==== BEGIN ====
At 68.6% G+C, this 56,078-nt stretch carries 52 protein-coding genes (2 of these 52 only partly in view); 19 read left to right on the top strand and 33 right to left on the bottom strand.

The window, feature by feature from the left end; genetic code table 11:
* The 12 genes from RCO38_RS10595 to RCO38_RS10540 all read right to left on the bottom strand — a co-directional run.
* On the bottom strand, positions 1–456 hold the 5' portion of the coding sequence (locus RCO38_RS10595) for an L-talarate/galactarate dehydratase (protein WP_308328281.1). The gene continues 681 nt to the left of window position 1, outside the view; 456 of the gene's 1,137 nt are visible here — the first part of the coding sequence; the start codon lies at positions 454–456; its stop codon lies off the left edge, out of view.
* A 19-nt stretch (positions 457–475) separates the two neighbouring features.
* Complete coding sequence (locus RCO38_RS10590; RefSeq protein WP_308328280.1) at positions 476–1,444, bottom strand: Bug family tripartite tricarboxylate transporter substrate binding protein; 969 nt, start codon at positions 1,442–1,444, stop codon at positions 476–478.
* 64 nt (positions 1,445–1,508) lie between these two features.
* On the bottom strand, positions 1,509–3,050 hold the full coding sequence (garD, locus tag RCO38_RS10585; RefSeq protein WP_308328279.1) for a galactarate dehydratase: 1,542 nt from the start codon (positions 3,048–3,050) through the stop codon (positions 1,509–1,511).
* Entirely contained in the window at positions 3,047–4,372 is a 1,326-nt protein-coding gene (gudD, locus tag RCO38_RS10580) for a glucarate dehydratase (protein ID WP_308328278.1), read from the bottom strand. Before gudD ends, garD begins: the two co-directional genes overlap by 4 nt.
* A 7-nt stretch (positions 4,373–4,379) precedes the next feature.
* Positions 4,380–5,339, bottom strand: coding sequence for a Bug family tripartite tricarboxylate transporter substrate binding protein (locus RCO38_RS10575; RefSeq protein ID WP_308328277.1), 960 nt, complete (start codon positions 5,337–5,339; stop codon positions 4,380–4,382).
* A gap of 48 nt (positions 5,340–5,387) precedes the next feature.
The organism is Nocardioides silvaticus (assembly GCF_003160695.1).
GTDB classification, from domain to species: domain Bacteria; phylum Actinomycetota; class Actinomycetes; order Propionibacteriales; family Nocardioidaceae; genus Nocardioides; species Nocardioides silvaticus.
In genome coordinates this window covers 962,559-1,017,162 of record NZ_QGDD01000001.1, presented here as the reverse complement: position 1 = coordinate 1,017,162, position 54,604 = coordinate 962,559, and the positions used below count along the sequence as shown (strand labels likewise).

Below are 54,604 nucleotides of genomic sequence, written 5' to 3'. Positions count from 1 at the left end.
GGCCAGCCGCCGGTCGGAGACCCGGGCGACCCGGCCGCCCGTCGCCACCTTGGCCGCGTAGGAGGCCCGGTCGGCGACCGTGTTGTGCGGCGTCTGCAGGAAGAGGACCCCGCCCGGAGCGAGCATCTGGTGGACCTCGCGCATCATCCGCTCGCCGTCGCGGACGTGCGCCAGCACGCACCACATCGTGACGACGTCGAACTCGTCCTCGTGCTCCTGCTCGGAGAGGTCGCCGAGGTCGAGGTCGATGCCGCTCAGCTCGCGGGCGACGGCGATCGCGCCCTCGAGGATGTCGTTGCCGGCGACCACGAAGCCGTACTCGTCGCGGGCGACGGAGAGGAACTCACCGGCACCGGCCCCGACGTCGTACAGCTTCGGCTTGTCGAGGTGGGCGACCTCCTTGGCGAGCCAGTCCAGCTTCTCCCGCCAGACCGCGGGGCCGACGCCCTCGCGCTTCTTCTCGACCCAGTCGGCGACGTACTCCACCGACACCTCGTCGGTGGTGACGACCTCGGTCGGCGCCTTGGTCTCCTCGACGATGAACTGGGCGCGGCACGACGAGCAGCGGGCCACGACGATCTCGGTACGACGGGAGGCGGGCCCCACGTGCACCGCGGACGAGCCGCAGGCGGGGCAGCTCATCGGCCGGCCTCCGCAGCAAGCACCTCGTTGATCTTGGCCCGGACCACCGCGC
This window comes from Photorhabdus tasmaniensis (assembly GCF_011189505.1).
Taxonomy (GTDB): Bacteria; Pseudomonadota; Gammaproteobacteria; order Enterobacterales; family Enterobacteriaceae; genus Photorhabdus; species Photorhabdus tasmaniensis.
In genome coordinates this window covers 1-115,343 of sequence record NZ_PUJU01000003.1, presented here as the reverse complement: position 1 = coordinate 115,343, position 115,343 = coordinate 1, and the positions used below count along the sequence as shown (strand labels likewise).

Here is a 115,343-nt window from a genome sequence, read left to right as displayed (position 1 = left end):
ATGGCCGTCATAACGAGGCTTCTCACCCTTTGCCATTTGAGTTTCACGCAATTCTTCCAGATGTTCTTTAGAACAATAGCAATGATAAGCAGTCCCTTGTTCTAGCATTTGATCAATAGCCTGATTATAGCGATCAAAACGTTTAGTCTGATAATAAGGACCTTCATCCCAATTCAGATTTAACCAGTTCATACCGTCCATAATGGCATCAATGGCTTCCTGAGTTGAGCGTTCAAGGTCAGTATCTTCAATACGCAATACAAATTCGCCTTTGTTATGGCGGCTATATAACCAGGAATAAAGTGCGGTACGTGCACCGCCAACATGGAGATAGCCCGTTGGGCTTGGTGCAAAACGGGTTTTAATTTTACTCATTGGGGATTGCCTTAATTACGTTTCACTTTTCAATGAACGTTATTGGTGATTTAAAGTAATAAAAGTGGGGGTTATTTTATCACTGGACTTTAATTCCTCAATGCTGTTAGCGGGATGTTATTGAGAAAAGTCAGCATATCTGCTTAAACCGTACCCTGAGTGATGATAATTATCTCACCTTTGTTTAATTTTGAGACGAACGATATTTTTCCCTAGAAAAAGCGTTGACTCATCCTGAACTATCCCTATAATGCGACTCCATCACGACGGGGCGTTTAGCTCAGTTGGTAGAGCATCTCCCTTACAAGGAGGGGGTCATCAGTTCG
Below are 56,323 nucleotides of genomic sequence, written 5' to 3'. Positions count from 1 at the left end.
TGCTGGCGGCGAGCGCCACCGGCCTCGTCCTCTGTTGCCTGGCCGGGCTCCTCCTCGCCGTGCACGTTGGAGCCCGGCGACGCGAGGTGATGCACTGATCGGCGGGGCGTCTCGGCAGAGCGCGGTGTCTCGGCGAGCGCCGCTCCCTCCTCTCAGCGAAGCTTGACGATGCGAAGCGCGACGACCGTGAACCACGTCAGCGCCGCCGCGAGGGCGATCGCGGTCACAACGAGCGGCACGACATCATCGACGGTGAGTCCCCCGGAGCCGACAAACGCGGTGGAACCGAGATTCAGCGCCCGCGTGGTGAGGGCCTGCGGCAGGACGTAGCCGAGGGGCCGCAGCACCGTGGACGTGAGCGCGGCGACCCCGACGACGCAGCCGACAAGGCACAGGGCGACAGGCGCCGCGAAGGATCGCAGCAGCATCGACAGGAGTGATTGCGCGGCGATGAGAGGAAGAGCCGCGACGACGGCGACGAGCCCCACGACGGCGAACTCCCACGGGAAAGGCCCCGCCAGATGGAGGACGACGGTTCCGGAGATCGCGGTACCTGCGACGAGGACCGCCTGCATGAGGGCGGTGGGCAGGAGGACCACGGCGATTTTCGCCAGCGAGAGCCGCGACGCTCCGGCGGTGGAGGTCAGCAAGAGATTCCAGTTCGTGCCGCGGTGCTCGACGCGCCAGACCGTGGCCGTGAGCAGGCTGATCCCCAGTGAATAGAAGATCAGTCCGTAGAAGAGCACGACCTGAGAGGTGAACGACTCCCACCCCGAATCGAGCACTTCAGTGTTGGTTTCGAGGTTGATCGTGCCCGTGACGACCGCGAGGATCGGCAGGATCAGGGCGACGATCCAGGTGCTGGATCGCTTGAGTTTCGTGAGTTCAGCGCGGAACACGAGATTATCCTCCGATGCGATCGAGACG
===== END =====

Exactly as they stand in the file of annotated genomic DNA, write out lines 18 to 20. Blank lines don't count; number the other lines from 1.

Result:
This window comes from Photorhabdus tasmaniensis (assembly GCF_011189505.1).
Taxonomy (GTDB): Bacteria; Pseudomonadota; Gammaproteobacteria; order Enterobacterales; family Enterobacteriaceae; genus Photorhabdus; species Photorhabdus tasmaniensis.
In genome coordinates this window covers 1-115,343 of sequence record NZ_PUJU01000003.1, presented here as the reverse complement: position 1 = coordinate 115,343, position 115,343 = coordinate 1, and the positions used below count along the sequence as shown (strand labels likewise).